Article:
Gary Wants Coop-eration
John Wayne is reported to say that "High Noon" was "un-American" as it was an allegory about people in Hollywood failing to make a stand against the House of Un-American Activities Committee. And whilst for those who are aware of the "Red-baiting" era will be able to see that deeper context it doesn't mean that "High Noon" doesn't work for those unaware of the era. In fact "High Noon" with its story of one man facing up to a group of outlaws when the town's people he protected turn their backs on him works brilliantly as just a western. Well I say just a western but in truth "High Noon" is one of the best westerns ever made with a simple but brilliant storyline, exceptional direction and camera work, unforgettable performances and it oozes atmosphere from start to finish.
On the day that he not only retires as Marshal but also marries Amy Fowler (Grace Kelly - High Society), Will Kane (Gary Cooper - Distant Drums) learns that Frank Miller (Ian MacDonald), a man he put inside a while back has been pardoned and is heading to town on the noon train. Whilst the town's folk make Will and Amy leave before Frank's arrival Will feels he cannot run from Frank or leave the town with out a Marshal. But on his return he is surprised to find a lack of support from the men and women he helped protect and as time ticks away he finds himself a man alone with no support and the likelihood of death when Frank arrives with his small group of outlaws.
I am not going to go into detail about "High Noon" being an allegory about the "Red-baiting" era, I don't know enough to speak with authority other than to say I can see how it would come across as such. But as already mentioned "High Noon" also comes across as a normal western with this interesting storyline of one man making a stand for what he feels is right and finds himself without assistance as those he helped turn their backs on him. It is a simple storyline but one heck of a powerful one as we witness the various people turn their back on him from the judge and the deputy to those who hope he dies so that the town will prosper with more outlaws spending their money.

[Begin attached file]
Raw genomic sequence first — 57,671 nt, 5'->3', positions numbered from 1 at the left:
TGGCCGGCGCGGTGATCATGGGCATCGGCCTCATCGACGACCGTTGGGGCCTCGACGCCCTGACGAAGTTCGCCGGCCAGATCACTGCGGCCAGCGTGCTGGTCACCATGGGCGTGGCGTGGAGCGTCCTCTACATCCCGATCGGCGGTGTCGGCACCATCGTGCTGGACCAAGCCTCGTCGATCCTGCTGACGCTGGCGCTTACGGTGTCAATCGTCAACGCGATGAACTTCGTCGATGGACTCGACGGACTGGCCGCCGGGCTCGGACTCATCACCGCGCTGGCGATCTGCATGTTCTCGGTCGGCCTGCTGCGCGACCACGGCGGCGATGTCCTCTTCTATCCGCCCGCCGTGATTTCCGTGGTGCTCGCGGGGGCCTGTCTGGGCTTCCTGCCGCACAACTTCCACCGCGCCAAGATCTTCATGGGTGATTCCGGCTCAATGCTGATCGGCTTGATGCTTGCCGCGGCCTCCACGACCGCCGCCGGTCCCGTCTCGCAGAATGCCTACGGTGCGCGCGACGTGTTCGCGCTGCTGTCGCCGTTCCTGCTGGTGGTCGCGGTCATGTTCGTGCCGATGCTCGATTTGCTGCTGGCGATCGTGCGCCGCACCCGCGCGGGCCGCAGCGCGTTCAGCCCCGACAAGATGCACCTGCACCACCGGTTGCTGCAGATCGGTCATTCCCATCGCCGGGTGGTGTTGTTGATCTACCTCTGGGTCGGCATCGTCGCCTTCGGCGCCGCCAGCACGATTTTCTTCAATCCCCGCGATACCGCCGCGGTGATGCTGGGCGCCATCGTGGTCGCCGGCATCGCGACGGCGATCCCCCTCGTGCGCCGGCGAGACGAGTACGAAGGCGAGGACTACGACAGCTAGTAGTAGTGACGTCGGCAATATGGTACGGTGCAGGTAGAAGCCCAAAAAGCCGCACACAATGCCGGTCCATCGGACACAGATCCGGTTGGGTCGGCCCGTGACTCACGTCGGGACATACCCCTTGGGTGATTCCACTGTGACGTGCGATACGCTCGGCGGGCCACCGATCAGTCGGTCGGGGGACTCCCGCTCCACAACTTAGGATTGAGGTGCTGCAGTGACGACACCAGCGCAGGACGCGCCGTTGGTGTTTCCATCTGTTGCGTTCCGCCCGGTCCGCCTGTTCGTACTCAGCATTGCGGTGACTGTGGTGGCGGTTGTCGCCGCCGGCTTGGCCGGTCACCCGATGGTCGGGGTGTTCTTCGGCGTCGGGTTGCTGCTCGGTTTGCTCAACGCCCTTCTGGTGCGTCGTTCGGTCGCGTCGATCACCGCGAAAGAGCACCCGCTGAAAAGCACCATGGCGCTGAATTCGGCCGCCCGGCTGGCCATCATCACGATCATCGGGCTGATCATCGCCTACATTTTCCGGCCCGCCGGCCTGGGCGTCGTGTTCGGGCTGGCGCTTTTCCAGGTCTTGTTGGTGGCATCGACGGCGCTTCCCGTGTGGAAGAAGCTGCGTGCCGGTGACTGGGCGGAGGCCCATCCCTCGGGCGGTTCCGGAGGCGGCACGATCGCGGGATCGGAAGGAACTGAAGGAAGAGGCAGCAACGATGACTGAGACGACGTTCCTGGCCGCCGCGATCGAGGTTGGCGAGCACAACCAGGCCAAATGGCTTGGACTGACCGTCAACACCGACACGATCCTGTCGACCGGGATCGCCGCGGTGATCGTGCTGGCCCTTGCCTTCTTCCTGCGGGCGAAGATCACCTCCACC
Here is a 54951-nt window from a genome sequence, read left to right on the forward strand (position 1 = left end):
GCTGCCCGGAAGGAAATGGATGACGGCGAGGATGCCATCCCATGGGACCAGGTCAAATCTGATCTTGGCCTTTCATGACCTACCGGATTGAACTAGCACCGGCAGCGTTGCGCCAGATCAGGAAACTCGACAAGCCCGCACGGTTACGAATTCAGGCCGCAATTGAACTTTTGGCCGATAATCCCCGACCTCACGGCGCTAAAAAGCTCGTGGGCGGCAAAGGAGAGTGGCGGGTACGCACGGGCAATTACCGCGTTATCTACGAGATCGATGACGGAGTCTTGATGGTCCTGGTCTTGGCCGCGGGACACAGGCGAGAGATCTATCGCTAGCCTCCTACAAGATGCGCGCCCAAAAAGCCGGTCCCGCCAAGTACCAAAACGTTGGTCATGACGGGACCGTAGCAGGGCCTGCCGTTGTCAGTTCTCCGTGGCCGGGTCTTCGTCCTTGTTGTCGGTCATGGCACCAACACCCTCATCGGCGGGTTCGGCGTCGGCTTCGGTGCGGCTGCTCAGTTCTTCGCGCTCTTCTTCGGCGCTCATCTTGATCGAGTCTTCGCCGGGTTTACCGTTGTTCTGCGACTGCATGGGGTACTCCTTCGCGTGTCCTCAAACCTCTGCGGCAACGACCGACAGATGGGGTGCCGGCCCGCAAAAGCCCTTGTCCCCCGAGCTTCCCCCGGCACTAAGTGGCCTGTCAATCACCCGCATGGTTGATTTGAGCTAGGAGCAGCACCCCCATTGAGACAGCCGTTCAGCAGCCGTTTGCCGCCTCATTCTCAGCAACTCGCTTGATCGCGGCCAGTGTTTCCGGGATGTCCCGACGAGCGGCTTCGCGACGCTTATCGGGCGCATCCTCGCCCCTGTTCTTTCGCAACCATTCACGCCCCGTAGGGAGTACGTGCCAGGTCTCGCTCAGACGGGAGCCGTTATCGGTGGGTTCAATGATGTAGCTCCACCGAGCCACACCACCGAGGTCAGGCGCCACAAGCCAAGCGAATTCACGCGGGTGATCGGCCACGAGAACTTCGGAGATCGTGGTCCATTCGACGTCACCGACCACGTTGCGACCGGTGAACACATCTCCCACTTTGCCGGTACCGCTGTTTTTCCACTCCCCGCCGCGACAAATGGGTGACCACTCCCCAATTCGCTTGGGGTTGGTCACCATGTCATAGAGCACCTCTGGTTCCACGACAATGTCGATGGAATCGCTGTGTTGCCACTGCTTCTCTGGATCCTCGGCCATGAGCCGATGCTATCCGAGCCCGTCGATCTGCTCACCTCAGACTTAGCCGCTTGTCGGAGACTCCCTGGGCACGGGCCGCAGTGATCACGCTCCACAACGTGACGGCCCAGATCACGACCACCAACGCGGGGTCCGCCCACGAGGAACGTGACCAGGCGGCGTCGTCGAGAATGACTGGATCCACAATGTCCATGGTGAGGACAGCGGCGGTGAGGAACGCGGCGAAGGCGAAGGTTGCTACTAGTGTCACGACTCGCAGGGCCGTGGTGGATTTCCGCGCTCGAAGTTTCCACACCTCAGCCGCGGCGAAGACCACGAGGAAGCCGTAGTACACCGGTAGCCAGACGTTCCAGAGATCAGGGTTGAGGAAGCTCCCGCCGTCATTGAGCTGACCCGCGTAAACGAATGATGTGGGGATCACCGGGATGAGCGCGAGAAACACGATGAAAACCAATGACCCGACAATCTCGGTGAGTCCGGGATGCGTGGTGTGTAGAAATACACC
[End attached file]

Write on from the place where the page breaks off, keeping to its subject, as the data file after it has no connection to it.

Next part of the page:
It is in fact hard to put into words why that is so powerful but much is to do with Gary Cooper's portrayal of Will Kane and he changes as the clock ticks down towards noon. We watch him going from the upright citizen who thinks he has friends to one who realises that so few of those he helped are willing to stand by him making up a variety of excuses not to help. You also see how the impact of the trains whistle as it arrives affects him, the beads of sweat and a look of destiny coming across his face as he prepares for the likelihood of being killed. There are a lot of other good performances in "High Noon" from Grace Kelly and Katy Jurado through to Lloyd Bridges and Thomas Mitchell but it is a convincing characterisation from Gary Cooper which draws you in to the situation.
What also draws you in is some exceptional direction and camera work with I am told the movie actually running in real time. It certainly feels that way as every now and then we see a clock and we are another 10 or 15 minutes closer to noon and the arrival of Frank Miller on the train. It is part of the reason why there is so much atmosphere because we are living Will's desperate search for assistance in real time but it is also that brilliant camera work from close ups to a brilliant pull away shot which elevates us above the town. As a fan of westerns I have seen westerns which have delivered brilliant action or stunning close-ups but "High Noon" delivers exceptional from start to finish.
What this all boils down to is that "High Noon" is known as a great western and I won't disagree because it is one of the best I have ever had the pleasure to watch. Yes back in 1952 it may have caused a stir with its allegory over Hollywood's failure to stand up against the House of Un-American Activities Committee but it works brilliantly as purely a western, a very special western at that.